Anwyays - even in Genesis 1 (the 1st Creative Account) the word adam is used to describe the creation of both male and female adam. So clearly, it does not mean "male". A point against your strange little theory. I hope that doesn't screw it up too badly...

Further information from cognates in other Semitic languages (and older ones, at that) reveal a striking confirmation of this definition.
Ugaritic (an older relative of Hebrew, which shares many similarties) has 'adm, which means "humans". It can also mean "red soil" with a slightly different vocalization. The verb 'DM brings us "to be red" and is used to indicate how women rogued their facem in the G form. Akkadian gives us a little more information with adāmu - an older form than Ugaritic.
Of course - this might all be unintelligible to some, and for that I beg forgiveness. But it certainly helps get at a meaning, which most Bible translations have been translating correctly now for about a hundred years. Only an older, or faulty, translation will think that adam means "male", or simply" a man".

Need I go on? There's other names in that list, and I'm sure we could have some fun with the meanings you provide, as well. As far as it stands now - you must at least alter your "secret message" a little bit, for the beginning word, anyways.

What's interesting is the word order in your little puzzle - does it match Hebrew word order in a sentence? Or does it match English word order? Because if the latter - that certainly would be ODD! And if you don't understand why that would be a problem (a secret message intended ONLY for English Speakers?), then I don't know what to tell you. LOL
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Old 12-13-2011, 03:55 PM
 
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Originally Posted by gospelsaves View Post
So what are your thoughts on the meaning of the names I mentioned in Genisis 5?
I'll yield to brooklynborndad on that.
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Old 12-13-2011, 04:56 PM
 
Location: The State Of California
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More proof that American High Ranking Christian have evil intent toward the Jewish People of the world.

An Obama Hanukkah memory: 'Get Israel whatever it needs. Now.' - Washington Jewish Week - Online Edition - Rockville, MD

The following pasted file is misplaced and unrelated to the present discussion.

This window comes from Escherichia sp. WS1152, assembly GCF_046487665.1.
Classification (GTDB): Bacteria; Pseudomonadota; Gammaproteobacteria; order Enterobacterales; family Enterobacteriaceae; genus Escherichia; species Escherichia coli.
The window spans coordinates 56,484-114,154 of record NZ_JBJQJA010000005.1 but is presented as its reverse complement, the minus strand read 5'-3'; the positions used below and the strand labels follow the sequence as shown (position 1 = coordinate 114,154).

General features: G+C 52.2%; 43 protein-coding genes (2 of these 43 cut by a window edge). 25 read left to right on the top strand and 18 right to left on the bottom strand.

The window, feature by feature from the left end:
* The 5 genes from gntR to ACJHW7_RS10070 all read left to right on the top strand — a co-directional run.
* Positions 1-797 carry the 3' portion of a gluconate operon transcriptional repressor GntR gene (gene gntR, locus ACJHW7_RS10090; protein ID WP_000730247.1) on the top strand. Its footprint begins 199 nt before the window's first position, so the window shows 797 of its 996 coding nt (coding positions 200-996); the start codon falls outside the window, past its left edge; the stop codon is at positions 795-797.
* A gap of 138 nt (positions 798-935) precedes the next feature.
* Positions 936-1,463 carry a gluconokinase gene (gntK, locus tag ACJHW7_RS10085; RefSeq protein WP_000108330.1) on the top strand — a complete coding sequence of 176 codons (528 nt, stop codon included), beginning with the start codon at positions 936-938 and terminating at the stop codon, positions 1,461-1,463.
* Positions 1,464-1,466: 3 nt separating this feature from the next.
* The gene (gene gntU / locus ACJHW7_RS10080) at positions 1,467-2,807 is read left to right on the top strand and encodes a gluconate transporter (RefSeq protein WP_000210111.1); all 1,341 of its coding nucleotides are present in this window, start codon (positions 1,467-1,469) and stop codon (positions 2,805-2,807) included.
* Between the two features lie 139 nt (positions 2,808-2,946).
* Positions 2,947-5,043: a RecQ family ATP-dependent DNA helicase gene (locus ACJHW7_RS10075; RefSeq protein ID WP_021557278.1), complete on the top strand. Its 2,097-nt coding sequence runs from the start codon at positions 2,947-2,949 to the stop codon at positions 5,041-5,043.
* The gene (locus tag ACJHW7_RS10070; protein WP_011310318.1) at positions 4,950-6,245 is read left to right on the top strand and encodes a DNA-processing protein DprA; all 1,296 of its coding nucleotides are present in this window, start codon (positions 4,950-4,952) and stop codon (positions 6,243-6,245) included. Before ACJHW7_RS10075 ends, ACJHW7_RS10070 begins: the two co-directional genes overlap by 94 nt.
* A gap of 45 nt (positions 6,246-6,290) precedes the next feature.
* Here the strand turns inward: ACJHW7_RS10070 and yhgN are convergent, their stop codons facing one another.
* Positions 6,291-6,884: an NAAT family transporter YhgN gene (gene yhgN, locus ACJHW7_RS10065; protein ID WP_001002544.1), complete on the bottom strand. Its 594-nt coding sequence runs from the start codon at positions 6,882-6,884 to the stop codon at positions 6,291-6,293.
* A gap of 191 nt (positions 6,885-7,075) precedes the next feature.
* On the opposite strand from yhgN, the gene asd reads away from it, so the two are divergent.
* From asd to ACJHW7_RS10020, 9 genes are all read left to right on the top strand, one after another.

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Old 12-13-2011, 05:57 PM
 
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Quote:
Originally Posted by Walter Greenspan View Post
I'll yield to brooklynborndad on that.

You didn't like my explanation of adam? Or am I not conservative enough for your taste heh heh!
Ah well - everyone's a critic. Surely you have a link for these names, Walter, among your wealth of links you constantly throw up!
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Old 12-13-2011, 07:53 PM
 
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Originally Posted by Howest2008 View Post
More proof that American High Ranking Christian have evil intent toward the Jewish People of the world.

An Obama Hanukkah memory: 'Get Israel whatever it needs. Now.' - Washington Jewish Week - Online Edition - Rockville, MD

Has Obama Lost the Jews?

More Bad News for Obama and the Left on the Jewish Vote
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Old 12-14-2011, 07:42 AM
 
Location: One Nation Under God - USA
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OMG.

Obama is one of the most Israeli/Jewish friendly president in the U.S.

Jewish people should be greatful and happy that they live in freedom country, being accepted in America (& Canada) and worship their religion and faith freely, without almost any anti-semitic problems/issues anywhere.

USA supports Israel 100%, and they are the main reason Israel is a nation. America gives Israel billions of dollars every year of tax payers money, and yet they are still Anti-America and hates us
Instead of feeding our poor people here, we give Israel the money, and there's no thanks for it for the Jewish people.

Worst of all, they deny the God what 80% of Americans believe in, yet they are still accepted in our society and live like kings without worrying about anything.

Please, stop with this hatred.

BTW I don't think that 1.7-2% of the votes would really help out deciding a president in America.
What about the 98% that are not Jews?